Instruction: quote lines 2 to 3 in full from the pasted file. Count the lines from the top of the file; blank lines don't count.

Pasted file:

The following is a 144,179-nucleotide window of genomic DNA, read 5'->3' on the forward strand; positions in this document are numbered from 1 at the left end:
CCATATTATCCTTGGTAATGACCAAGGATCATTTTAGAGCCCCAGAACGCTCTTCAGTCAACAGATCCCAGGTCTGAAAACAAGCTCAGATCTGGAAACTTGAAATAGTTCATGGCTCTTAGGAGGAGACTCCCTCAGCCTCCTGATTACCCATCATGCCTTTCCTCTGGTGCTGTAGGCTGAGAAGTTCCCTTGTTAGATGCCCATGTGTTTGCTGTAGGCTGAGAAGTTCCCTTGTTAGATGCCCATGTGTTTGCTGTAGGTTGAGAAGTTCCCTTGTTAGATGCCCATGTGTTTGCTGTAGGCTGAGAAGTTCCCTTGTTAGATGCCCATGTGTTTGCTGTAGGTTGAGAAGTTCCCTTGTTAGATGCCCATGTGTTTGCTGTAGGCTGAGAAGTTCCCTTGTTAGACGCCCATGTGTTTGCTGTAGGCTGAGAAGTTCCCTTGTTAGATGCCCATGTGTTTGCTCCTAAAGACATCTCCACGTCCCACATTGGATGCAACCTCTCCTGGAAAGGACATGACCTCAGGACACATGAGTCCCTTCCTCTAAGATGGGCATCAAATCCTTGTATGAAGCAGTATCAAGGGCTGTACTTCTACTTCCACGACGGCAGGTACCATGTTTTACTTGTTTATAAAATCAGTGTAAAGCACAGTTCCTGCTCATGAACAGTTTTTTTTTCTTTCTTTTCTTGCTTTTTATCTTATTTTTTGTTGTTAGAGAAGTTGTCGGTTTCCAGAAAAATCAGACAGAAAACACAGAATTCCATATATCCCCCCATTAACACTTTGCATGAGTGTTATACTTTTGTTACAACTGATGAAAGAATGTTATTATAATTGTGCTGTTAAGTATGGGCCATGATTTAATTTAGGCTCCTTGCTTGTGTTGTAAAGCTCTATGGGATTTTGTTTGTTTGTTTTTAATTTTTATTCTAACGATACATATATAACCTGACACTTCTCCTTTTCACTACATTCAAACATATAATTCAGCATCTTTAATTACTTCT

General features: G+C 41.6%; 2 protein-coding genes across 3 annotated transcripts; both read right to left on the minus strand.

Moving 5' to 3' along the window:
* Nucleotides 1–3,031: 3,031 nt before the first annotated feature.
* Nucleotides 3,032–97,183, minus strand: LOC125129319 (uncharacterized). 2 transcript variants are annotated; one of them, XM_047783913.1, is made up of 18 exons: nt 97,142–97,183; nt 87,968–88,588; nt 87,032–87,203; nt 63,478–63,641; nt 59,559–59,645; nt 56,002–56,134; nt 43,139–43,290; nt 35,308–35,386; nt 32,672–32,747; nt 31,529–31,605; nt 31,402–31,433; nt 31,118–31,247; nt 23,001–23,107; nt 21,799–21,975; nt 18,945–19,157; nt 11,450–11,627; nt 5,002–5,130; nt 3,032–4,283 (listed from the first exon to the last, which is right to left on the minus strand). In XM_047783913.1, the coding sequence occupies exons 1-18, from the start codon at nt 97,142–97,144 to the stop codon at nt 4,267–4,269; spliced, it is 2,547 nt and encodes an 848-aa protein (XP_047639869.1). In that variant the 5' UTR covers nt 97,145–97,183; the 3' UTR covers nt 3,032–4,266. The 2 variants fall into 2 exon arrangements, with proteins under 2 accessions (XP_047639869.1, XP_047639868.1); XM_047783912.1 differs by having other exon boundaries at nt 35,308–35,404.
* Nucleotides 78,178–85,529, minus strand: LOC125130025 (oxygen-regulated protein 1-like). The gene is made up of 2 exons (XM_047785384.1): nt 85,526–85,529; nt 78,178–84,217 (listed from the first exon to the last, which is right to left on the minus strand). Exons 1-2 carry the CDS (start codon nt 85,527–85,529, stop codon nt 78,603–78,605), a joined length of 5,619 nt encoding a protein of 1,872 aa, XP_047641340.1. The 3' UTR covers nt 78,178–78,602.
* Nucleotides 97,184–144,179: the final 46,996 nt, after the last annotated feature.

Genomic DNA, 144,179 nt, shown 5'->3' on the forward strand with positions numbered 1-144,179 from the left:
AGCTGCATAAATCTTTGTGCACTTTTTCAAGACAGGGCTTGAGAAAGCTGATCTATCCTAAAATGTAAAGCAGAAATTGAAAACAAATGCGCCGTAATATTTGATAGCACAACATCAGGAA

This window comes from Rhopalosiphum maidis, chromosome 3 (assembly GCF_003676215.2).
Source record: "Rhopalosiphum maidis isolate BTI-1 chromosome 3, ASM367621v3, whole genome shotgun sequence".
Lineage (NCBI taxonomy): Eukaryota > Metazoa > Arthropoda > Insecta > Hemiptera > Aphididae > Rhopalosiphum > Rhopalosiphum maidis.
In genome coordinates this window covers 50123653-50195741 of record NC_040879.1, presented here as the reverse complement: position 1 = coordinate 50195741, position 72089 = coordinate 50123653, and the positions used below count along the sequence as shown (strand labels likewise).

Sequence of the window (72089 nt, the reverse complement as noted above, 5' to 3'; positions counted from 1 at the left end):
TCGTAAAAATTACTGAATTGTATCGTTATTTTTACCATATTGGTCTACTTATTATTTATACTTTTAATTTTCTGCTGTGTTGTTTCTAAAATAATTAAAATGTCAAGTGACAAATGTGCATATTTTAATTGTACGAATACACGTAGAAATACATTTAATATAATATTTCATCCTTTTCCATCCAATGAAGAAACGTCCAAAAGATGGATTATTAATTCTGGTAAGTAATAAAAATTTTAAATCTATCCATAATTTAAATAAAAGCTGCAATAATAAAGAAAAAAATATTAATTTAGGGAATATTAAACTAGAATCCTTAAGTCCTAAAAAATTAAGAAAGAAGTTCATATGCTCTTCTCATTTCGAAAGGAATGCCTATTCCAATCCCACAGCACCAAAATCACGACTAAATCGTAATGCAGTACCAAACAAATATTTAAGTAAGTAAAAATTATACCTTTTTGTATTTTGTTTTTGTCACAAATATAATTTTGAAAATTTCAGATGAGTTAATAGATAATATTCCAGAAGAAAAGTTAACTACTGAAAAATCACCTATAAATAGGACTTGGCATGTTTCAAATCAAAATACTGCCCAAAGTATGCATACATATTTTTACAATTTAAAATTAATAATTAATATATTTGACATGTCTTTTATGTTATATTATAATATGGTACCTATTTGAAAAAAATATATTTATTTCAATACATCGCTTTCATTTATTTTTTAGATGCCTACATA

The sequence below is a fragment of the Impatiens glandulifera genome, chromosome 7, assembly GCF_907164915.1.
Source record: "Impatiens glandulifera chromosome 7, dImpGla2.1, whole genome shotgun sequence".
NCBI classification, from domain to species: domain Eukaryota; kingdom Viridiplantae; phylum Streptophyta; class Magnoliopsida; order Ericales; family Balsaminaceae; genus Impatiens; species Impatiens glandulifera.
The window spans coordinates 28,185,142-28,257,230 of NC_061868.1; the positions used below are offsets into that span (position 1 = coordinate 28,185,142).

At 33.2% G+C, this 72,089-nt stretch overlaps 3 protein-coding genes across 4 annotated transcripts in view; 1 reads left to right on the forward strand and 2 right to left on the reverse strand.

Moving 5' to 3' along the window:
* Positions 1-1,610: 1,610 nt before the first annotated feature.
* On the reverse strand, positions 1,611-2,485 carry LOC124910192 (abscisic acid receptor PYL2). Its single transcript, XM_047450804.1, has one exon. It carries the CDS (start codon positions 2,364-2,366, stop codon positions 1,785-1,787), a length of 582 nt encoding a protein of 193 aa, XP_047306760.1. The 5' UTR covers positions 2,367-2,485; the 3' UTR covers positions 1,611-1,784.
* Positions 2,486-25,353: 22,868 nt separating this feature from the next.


CCATATTATCCTTGGTAATGACCAAGGATCATTTTAGAGCCCCAGAACGCTCTTCAGTCAACAGATCCCAGGTCTGAAAACAAGCTCAGATCTGGAAACTTGAAATAGTTCATGGCTCTTAGGAGGAGACTCCCTCAGCCTCCTGATTACCCATCATGCCTTTCCTCTGGTGCTGTAGGCTGAGAAGTTCCCTTGTTAGATGCCCATGTGTTTGCTGTAGGCTGAGAAGTTCCCTTGTTAGATGCCCATGTGTTTGCTGTAGGTTGAGAAGTTCCCTTGTTAGATGCCCATGTGTTTGCTGTAGGCTGAGAAGTTCCCTTGTTAGATGCCCATGTGTTTGCTGTAGGTTGAGAAGTTCCCTTGTTAGATGCCCATGTGTTTGCTGTAGGCTGAGAAGTTCCCTTGTTAGACGCCCATGTGTTTGCTGTAGGCTGAGAAGTTCCCTTGTTAGATGCCCATGTGTTTGCTCCTAAAGACATCTCCACGTCCCACATTGGATGCAACCTCTCCTGGAAAGGACATGACCTCAGGACACATGAGTCCCTTCCTCTAAGATGGGCATCAAATCCTTGTATGAAGCAGTATCAAGGGCTGTACTTCTACTTCCACGACGGCAGGTACCATGTTTTACTTGTTTATAAAATCAGTGTAAAGCACAGTTCCTGCTCATGAACAGTTTTTTTTTCTTTCTTTTCTTGCTTTTTATCTTATTTTTTGTTGTTAGAGAAGTTGTCGGTTTCCAGAAAAATCAGACAGAAAACACAGAATTCCATATATCCCCCCATTAACACTTTGCATGAGTGTTATACTTTTGTTACAACTGATGAAAGAATGTTATTATAATTGTGCTGTTAAGTATGGGCCATGATTTAATTTAGGCTCCTTGCTTGTGTTGTAAAGCTCTATGGGATTTTGTTTGTTTGTTTTTAATTTTTATTCTAACGATACATATATAACCTGACACTTCTCCTTTTCACTACATTCAAACATATAATTCAGCATCTTTAATTACTTCT

General features: G+C 41.6%; 2 protein-coding genes across 3 annotated transcripts; both read right to left on the minus strand.